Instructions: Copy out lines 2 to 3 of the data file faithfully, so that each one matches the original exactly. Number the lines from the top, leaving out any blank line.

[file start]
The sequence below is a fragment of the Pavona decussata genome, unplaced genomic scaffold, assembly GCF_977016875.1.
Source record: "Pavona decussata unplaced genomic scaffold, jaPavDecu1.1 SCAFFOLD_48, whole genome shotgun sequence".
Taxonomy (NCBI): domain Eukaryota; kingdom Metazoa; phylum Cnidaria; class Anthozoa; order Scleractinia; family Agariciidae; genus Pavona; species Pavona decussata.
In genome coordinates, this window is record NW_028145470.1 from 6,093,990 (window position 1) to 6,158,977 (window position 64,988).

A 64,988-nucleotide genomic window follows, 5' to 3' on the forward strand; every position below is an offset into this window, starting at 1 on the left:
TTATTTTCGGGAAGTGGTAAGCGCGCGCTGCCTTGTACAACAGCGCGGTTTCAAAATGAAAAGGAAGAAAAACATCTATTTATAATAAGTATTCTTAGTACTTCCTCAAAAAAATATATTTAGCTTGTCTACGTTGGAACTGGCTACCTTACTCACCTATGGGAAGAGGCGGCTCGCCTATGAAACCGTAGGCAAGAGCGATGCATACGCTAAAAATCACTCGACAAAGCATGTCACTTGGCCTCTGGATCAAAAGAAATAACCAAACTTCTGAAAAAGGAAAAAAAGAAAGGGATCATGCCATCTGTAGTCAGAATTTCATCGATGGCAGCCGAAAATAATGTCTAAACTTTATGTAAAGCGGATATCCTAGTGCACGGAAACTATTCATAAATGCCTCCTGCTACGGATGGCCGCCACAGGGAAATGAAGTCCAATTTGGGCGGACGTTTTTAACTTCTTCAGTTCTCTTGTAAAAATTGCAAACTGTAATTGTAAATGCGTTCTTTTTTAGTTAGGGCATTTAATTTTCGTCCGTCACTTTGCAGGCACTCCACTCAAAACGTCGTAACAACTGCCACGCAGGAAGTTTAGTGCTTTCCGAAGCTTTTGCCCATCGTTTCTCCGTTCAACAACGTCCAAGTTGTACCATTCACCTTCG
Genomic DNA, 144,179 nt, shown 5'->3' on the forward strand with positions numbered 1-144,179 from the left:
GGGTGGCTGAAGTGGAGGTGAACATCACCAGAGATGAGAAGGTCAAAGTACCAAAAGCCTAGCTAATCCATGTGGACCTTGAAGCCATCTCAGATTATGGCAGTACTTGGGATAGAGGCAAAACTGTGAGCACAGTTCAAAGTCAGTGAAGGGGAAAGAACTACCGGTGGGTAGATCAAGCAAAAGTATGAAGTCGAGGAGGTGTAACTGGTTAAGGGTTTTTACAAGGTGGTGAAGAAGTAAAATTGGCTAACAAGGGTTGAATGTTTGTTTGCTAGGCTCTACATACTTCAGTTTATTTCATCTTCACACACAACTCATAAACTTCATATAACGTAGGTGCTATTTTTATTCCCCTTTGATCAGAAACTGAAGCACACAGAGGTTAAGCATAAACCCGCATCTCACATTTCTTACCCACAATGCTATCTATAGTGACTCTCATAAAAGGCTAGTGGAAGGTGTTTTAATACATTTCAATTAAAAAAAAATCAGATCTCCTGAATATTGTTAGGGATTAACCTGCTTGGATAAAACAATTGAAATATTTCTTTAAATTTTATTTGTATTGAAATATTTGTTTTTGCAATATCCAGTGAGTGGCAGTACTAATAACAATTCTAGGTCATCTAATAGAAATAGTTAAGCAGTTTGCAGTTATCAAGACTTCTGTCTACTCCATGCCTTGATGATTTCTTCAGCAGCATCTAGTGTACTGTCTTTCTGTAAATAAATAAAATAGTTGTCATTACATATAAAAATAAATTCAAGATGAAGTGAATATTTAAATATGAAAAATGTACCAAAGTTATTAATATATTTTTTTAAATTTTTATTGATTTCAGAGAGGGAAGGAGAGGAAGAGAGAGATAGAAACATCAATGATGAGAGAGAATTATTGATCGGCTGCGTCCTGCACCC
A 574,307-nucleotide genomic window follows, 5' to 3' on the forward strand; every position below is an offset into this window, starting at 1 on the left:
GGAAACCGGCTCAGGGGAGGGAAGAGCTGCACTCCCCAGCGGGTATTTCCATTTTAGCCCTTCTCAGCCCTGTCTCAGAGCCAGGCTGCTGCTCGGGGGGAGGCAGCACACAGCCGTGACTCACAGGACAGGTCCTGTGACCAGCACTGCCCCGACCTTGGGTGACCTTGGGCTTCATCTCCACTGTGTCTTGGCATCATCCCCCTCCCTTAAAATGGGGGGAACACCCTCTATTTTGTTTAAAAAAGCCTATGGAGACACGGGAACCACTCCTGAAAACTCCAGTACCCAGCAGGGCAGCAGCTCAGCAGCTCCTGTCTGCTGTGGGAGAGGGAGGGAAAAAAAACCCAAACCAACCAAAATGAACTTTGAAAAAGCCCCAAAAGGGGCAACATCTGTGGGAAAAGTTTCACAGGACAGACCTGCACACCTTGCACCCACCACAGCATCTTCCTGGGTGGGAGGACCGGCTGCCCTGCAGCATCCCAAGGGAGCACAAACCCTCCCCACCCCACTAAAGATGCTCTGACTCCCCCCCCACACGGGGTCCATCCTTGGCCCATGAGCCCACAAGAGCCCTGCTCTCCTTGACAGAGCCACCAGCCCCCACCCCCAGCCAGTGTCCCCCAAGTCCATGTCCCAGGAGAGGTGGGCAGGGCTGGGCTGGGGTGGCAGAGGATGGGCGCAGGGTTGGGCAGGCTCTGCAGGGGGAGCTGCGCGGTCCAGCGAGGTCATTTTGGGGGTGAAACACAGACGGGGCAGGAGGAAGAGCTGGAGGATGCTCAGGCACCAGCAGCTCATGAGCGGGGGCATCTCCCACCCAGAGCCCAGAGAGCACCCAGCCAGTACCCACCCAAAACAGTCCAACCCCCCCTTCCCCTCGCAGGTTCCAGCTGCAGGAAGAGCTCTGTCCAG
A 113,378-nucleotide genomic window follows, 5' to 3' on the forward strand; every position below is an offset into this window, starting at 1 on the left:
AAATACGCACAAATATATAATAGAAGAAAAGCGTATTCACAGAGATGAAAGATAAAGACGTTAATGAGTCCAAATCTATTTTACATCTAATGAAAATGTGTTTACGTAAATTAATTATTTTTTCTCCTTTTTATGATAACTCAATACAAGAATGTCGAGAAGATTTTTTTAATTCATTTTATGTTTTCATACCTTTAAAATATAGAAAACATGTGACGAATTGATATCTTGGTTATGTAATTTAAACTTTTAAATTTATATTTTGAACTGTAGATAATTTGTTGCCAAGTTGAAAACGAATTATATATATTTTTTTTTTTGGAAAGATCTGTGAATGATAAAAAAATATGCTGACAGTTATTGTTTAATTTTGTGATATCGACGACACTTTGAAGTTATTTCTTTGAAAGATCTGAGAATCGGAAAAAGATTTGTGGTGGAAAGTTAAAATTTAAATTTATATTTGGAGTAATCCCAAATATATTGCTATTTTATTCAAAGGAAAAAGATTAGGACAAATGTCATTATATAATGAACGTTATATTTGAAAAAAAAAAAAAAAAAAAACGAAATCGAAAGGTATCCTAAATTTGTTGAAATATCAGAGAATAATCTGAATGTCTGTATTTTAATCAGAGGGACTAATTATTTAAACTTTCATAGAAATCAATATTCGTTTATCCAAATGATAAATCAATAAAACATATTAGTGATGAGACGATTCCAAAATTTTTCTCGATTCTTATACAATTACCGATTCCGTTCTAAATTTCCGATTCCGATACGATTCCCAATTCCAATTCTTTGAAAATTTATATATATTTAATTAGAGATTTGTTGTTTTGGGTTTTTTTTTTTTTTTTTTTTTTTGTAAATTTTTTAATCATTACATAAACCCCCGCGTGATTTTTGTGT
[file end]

Source record: "Pavona decussata unplaced genomic scaffold, jaPavDecu1.1 SCAFFOLD_48, whole genome shotgun sequence".
Taxonomy (NCBI): domain Eukaryota; kingdom Metazoa; phylum Cnidaria; class Anthozoa; order Scleractinia; family Agariciidae; genus Pavona; species Pavona decussata.